Views from the Hay Loft

We have a new inhabitant in the hay loft.  It is Izzy.  She’s a red tabby barn cat that we adopted from a ranch down the road.  She has been a barn cat there for 4 years but their dog has been getting more aggressive with her, and they feared for her safety.  I miss our barn cat Missy terribly and have noticed the rodent population increasing in the barn.  I realized that not every cat can be a barn cat, as witnessed by our other 4 cats that are seemingly worthless in this department.  So we couldn’t adopted any old cat.  We did go to the pound, but you cannot tell in that environment who can live in a barn successfully with the other critters.  But then I saw a Craigslist ad for

“3 Farm Cats. 2 Females and 1 neutered male. Litter Mates. 4 years old. Very effective mousers, with other rodents and birds.
Raised around dogs, children, horses, and cow. Outside cats. Very personable, but earn their keep.”

I had to convince Tom of the necessity of yet another critter, but he did consent.  It turned out they live just down the road so we got to meet our neighbors.  One other cat was spoken for and they decided to keep the male named Woodrow Wilson because he could stand up to the dog.  We gladly took Izzy to our hay loft from theirs.  She is enjoying it, staying at the very top of the hay pile near the hay elevators.  We have food, water and a kennel with blankets.  We pet her each day and tell her what a great barn cat she is.  Hopefully she will enjoy it here.

In other news, we had one day of no rain and then today it became gloomy and rained all day.  Here’s the view from the hay loft window.

Here’s the resulting mud.

And here’s the sound of the rain on the barn roof.



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12 Responses to Views from the Hay Loft

  1. Monique says:

    I have a cat named Izy, too – well Isadora is her full name. She’s a great mouser too. I have a huge mouse problem brewing under my chicken coop, which is right next to my new barn, and have been thinking about what to do. As you said, not any cat will do. I need a cat who will not harm any chickens or rabbits etc.. I have decided to take Izy and my other two cats down there once it warms up (since they mostly hang around the house), just for the early evening, and see if they’ll be of any use. If not – I will, too, be searching for the perfect barn cat. Congrats on your great find! May she eat many mice.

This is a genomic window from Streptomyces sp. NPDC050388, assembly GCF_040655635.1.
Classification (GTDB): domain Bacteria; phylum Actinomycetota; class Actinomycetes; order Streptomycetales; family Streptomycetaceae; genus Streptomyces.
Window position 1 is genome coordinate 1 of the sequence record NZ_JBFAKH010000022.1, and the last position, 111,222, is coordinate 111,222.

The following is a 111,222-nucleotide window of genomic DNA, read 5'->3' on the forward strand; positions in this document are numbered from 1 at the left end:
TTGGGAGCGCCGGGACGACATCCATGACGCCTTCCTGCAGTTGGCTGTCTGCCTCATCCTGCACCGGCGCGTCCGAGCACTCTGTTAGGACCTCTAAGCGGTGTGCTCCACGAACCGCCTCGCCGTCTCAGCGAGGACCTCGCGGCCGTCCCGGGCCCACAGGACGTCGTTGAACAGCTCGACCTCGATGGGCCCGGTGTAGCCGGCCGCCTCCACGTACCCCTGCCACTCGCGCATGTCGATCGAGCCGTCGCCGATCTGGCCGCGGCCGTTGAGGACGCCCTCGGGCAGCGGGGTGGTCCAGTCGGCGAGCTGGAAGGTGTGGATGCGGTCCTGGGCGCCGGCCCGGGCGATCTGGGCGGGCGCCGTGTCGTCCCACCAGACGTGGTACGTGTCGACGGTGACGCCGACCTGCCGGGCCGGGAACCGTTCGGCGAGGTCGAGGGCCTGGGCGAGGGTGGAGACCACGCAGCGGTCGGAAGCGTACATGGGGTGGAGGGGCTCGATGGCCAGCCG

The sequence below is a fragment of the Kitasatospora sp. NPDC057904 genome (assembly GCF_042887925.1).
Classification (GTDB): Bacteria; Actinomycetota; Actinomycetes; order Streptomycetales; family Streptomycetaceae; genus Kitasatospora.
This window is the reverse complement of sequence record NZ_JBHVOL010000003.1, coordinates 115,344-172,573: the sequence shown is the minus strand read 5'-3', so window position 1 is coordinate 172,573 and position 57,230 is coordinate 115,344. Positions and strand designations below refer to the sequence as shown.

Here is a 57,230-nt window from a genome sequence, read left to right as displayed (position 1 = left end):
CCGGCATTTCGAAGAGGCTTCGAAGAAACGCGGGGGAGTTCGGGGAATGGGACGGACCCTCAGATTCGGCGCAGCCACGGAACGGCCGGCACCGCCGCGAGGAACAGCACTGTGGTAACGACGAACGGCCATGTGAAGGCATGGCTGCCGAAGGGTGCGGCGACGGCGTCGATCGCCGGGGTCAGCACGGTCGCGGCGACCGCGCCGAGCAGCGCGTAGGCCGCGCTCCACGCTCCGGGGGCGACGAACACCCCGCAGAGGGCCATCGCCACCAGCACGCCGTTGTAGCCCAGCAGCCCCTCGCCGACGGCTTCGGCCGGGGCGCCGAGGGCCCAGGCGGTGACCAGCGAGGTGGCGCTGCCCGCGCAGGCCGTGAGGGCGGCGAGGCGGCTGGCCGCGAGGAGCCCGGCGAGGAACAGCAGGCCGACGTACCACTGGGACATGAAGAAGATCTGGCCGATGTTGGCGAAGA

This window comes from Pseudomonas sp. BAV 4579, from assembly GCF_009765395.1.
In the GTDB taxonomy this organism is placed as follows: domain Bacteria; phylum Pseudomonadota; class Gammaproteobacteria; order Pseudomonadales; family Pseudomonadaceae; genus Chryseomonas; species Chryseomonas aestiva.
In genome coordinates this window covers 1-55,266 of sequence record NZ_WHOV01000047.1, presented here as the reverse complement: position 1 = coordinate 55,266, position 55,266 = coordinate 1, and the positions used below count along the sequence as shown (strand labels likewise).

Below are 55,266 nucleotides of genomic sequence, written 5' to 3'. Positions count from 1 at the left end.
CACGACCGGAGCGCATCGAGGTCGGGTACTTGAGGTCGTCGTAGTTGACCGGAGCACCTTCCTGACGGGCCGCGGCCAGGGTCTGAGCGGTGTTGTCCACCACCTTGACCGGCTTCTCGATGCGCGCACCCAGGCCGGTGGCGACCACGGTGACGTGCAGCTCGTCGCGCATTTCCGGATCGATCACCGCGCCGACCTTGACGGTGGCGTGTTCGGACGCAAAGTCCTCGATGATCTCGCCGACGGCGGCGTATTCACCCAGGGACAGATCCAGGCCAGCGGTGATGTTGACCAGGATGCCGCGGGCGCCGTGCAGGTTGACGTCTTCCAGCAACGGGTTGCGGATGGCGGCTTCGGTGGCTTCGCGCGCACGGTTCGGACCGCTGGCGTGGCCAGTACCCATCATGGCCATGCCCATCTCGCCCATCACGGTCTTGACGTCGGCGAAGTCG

2. Teresa says:

    Izzy looks like quite the barn cat! My “barn” cat hasn’t been out of the house for about four years now. He’s a great mouser in the house, but he has allergies!

    • She is quite the barn car but friendly too, which I like. She doesn’t like sudden noises or movements though so hopefully she doesn’t get spooked away from her new home/barn. A barn cat with allergies- that’s funny! We did have a mouse in our house once. When we woke up in the morning there’s was blood splatter all over the walls and floor. So our indoor cat is a mouser, but she could have been a little less messy about it!

  3. Nancy K. says:

    What a beautiful kitty! How lucky that you found such a nice barn cat and lucky for Izzy that she found a good home. May your relationship be long and mutually satisfying.

    I just gotta say: it’s supposed to be close to 20 degrees below zero here tonight, but I’d rather have this than your CONSTANT RAIN!!! How depressing…

    Hang in there. Just think of how lush and green everything will be in just a few, short months!

    • Thanks Nancy! She is pretty, and we are lucky. The prospect of getting a pound cat and hoping it worked out in the barn (and then acquiring even more house cats) was not appealing. I am thrilled to have a new cat in the loft. Let the rodents beware- their days living off the chicken feed are numbered!

      Twenty below isn’t fun either, but the constant grey, rain and mud does get really tiresome. How many more months?

  4. Jackie Craw says:

    Congratulations on the new orange cat. Looks like Izzy will be a good one. I love orange cats. We have 2, but they aren’t official barn cats. they do spend a lot of time in there but come in the house too. During the winter they prefer to be house cats. Our chickens are great mousers. i frequently see them running around with a mouse in their beaks. it’s a brutal way to go though.

  5. Chai Chai says:

    I really enjoyed this post, barn cats are so true to themselves – independent but they will let you help them.

  6. ohiofarmgirl says:

    there is nothing as valuable, and as necessary, as a couple of good barn cats. our King of Barncats, Shine, would bring down deer if he could catch them. we dont have to worry about rodents with Shine on the job.

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